New mechanism fueling brain metastasis discovered at Wistar
Scientists at The Wistar Institute described a novel mechanism through which astrocytes, the most abundant supporting cells in the brain, also promote cancer cell growth and metastasis in the brain.
Brain metastasis remains an important contributor to overall cancer mortality in patients with advanced-stage disease, especially lung, breast, colon and kidney carcinoma, and melanoma. Current therapeutic strategies have shown limited efficacy, underscoring the need to expand our knowledge of brain metastasis mechanisms to identify novel therapeutic targets.
"We know that cancer cells take advantage of the interaction with local cells, especially astrocytes, to survive and proliferate in the brain environment," said Qing Chen, M.D., Ph.D., assistant professor in the Immunology, Microenvironment & Metastasis Program and senior author of the study. "We wanted to understand the nature of this interaction and what exactly astrocytes provide to support metastatic growth."
Chen and her collaborators focused on clinically relevant mouse models of melanoma brain metastasis and showed that astrocytes promoted cancer cell proliferation. By investigating the molecular mechanisms of this interaction, they found that the peroxisome proliferator-activated receptor-gamma (PPAR-gamma) pathway is activated in cancer cells that possess elevated ability to form brain metastasis, and it is even more active when these cells are co-cultured with astrocytes.
Genetic and pharmacologic blockade of PPAR-gamma signaling resulted in decreased cancer cell growth and a reduced response to astrocyte-induced proliferative effect, establishing the functional relevance of this pathway in brain metastasis.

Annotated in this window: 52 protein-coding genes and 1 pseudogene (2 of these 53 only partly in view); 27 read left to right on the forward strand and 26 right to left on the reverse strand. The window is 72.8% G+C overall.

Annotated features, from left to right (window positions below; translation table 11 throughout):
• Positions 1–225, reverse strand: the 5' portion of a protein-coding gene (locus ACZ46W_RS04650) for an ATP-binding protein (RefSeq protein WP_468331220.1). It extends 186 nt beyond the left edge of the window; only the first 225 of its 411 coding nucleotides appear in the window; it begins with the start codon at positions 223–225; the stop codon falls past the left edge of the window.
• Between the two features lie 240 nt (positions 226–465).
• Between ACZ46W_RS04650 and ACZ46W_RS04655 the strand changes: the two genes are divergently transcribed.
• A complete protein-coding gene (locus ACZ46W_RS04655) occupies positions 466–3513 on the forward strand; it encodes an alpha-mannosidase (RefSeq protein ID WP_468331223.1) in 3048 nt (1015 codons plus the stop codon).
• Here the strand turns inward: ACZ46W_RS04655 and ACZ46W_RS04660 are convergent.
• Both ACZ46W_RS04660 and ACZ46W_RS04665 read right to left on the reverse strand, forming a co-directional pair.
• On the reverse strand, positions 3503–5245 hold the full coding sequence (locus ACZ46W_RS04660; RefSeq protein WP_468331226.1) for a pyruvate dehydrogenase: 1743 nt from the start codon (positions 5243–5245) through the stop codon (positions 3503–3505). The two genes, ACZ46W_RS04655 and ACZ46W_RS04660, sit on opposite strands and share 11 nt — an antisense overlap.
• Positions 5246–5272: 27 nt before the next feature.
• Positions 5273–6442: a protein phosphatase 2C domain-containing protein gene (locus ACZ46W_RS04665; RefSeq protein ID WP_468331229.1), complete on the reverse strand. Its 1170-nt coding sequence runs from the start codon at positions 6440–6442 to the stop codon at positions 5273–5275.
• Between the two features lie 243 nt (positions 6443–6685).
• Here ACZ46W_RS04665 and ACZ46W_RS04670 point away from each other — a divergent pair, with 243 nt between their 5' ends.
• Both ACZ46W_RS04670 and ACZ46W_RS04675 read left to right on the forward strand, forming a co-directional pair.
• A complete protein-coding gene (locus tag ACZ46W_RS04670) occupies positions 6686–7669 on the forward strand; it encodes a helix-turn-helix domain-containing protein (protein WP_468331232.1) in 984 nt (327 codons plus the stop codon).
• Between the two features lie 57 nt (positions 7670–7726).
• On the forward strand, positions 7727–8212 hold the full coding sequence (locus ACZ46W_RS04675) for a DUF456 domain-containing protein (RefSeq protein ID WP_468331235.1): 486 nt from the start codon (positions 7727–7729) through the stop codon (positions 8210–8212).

The brain is the fattiest organ in the body, enriched in polyunsaturated fatty acids that are needed to support its functions. Astrocytes are a major cellular source of fatty acids. The team showed that polyunsaturated fatty acids released by astrocytes activate PPAR-gamma signaling in cancer cells, which in turn results in enhanced proliferation.
"Our data support that brain metastatic cells take advantage of the high fat supply provided by astrocytes as a nutrient source for their metabolism and growth," said Yongkang Zou, Ph.D., a postdoctoral fellow in the Chen lab and first author of the study.
Importantly, comparing normal skin, benign nevus, primary tumors, extracranial metastasis, and brain metastasis samples from melanoma patients, the team confirmed the highest PPAR-gamma levels in brain metastatic lesion.
Furthermore, treatment of mouse models of melanoma and breast cancer brain metastasis with a PPAR-gamma inhibitor decreased the metastatic burden and was well tolerated.
"Previous studies have indicated a tumor-suppressive function for PPAR-gamma in primary tumors," said Chen. "Our work suggests that this pathway may play an opposite role in metastatic cells, particularly in the lipid-rich brain environment, and highlights PPAR-gamma as a viable therapeutic target to control brain metastasis."